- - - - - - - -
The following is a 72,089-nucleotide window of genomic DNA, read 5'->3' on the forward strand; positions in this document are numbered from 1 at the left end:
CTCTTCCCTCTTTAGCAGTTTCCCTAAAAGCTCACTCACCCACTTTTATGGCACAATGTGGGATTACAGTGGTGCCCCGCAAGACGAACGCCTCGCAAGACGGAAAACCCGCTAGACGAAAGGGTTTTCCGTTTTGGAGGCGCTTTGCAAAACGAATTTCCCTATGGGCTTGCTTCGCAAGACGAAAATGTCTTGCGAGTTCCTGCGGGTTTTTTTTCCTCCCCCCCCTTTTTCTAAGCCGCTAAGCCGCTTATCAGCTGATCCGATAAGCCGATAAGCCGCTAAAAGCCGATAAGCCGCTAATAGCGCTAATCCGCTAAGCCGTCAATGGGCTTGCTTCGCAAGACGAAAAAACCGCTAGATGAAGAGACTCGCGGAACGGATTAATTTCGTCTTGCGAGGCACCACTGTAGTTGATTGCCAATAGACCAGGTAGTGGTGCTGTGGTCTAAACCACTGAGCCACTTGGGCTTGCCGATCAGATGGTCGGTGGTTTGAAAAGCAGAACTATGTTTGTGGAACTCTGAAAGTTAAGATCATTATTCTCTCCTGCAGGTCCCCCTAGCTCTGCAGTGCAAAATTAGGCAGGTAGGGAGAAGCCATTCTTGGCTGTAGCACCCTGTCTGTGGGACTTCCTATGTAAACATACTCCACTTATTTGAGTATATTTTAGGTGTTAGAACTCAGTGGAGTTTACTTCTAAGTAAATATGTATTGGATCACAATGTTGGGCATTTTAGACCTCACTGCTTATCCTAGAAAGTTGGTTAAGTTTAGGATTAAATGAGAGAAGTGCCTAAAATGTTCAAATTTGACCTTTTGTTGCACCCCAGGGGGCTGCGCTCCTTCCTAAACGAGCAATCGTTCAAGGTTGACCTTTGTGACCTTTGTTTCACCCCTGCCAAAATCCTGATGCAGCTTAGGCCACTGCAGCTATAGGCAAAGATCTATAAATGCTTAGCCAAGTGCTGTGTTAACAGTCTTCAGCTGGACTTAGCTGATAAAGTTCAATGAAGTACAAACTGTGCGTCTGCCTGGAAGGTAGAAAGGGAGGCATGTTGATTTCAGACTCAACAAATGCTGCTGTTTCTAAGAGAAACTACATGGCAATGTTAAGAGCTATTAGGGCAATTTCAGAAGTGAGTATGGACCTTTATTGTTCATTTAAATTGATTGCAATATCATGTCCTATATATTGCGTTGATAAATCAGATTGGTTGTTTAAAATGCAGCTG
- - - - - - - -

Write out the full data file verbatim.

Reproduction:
The following is a 72,089-nucleotide window of genomic DNA, read 5'->3' on the forward strand; positions in this document are numbered from 1 at the left end:
CTCTTCCCTCTTTAGCAGTTTCCCTAAAAGCTCACTCACCCACTTTTATGGCACAATGTGGGATTACAGTGGTGCCCCGCAAGACGAACGCCTCGCAAGACGGAAAACCCGCTAGACGAAAGGGTTTTCCGTTTTGGAGGCGCTTTGCAAAACGAATTTCCCTATGGGCTTGCTTCGCAAGACGAAAATGTCTTGCGAGTTCCTGCGGGTTTTTTTTCCTCCCCCCCCTTTTTCTAAGCCGCTAAGCCGCTTATCAGCTGATCCGATAAGCCGATAAGCCGCTAAAAGCCGATAAGCCGCTAATAGCGCTAATCCGCTAAGCCGTCAATGGGCTTGCTTCGCAAGACGAAAAAACCGCTAGATGAAGAGACTCGCGGAACGGATTAATTTCGTCTTGCGAGGCACCACTGTAGTTGATTGCCAATAGACCAGGTAGTGGTGCTGTGGTCTAAACCACTGAGCCACTTGGGCTTGCCGATCAGATGGTCGGTGGTTTGAAAAGCAGAACTATGTTTGTGGAACTCTGAAAGTTAAGATCATTATTCTCTCCTGCAGGTCCCCCTAGCTCTGCAGTGCAAAATTAGGCAGGTAGGGAGAAGCCATTCTTGGCTGTAGCACCCTGTCTGTGGGACTTCCTATGTAAACATACTCCACTTATTTGAGTATATTTTAGGTGTTAGAACTCAGTGGAGTTTACTTCTAAGTAAATATGTATTGGATCACAATGTTGGGCATTTTAGACCTCACTGCTTATCCTAGAAAGTTGGTTAAGTTTAGGATTAAATGAGAGAAGTGCCTAAAATGTTCAAATTTGACCTTTTGTTGCACCCCAGGGGGCTGCGCTCCTTCCTAAACGAGCAATCGTTCAAGGTTGACCTTTGTGACCTTTGTTTCACCCCTGCCAAAATCCTGATGCAGCTTAGGCCACTGCAGCTATAGGCAAAGATCTATAAATGCTTAGCCAAGTGCTGTGTTAACAGTCTTCAGCTGGACTTAGCTGATAAAGTTCAATGAAGTACAAACTGTGCGTCTGCCTGGAAGGTAGAAAGGGAGGCATGTTGATTTCAGACTCAACAAATGCTGCTGTTTCTAAGAGAAACTACATGGCAATGTTAAGAGCTATTAGGGCAATTTCAGAAGTGAGTATGGACCTTTATTGTTCATTTAAATTGATTGCAATATCATGTCCTATATATTGCGTTGATAAATCAGATTGGTTGTTTAAAATGCAGCTG